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What is Olecranon Bursitis?

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  • Written By: D. Jeffress
  • Edited By: Jenn Walker
  • Images By: Oddharmonic, Waxart
  • Last Modified Date: 18 January 2019
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Olecranon bursitis is a type of elbow inflammation that usually results from a fall or direct blow to the arm. A person may experience swelling at the base of the elbow, skin redness, dull pain, and a limited range of motion. In most cases, olecranon bursitis can be treated at home by simply resting and icing the joint for several days. Severe or persistent pain should be assessed by a doctor to check for more serious damage to bone or cartilage tissue.

The olecranon is the large, rounded end of the forearm's ulna bone. It is lined by a thin, fluid-filled sac called a bursa that offers cushioning and joint lubrication. When the bursa becomes inflamed, it tends to swell and prevent the joint from comfortably bending or rotating.

Olecranon bursitis is a very common injury in athletes who play contact sports where falls and direct hits are common. The condition can also develop over time when the elbow is subjected to pressure or rubbing on a surface, such as a school desk. People who have arthritis are at an increased risk of bursitis. In some cases, bacteria that enter an open wound near the elbow can infect and inflame the bursa.

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The first sign of olecranon bursitis is a large bump on the end of the elbow that is accompanied by sharp pains. The pain dulls over time, though the bump typically remains tender to the touch for several days. It is often uncomfortable or impossible to fully bend and straighten the arm. Depending on the severity of the injury, a person may not be able to grasp or hold even light objects, such as a coffee cup.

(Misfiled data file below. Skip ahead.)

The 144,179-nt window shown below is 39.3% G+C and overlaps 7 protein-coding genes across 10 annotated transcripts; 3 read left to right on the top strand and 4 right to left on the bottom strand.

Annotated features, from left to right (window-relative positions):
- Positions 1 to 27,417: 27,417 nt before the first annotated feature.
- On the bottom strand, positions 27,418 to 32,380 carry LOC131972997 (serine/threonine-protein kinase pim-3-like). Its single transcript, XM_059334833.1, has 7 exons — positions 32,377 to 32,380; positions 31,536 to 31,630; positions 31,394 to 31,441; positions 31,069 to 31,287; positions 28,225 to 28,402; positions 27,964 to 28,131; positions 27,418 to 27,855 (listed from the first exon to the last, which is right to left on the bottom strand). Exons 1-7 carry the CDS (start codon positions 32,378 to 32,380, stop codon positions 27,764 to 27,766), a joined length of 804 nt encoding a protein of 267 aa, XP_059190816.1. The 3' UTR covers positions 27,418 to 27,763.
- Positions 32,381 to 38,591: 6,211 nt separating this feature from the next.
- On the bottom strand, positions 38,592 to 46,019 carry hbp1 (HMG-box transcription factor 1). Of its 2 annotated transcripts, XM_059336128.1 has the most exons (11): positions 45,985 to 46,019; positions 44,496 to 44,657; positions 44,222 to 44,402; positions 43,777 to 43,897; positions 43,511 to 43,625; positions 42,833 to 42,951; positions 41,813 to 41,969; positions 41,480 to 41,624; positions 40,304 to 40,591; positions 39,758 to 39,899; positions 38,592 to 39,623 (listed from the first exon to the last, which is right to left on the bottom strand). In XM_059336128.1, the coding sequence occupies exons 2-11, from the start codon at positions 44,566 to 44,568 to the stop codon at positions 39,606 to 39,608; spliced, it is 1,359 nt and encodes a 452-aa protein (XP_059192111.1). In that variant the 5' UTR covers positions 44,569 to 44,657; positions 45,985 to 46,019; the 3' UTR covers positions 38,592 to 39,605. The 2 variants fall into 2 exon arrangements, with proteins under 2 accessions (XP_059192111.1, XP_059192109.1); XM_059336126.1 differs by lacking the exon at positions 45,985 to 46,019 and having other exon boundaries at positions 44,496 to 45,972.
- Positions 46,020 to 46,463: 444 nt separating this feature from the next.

Unless the pain is debilitating, an individual can usually avoid a trip to the hospital. If there is any question about the severity of the injury, however, medical care should be sought. A mild case of olecranon bursitis can be relieved by taking over-the-counter anti-inflammatory medications, icing the elbow several times a day, keeping the arm elevated, and avoiding excessive activity. Swelling tends to go down after a few days, though it may take up to two weeks before pain subsides. Once the arm starts feeling better, light stretching activities can help rebuild flexibility and strength.

A doctor can evaluate a case of severe bursitis by taking x-rays of the elbow and conducting a thorough physical exam. Imaging tests may reveal an olecranon fracture or a ligament tear, injuries that may require surgery to prevent long-term complications. When the injury is limited to bursitis, the doctor usually prescribes medications to lessen pain and inflammation and instructs the patient to rest and ice the elbow. The patient may be fitted with a splint or sling to help immobilize the joint during the recovery phase.

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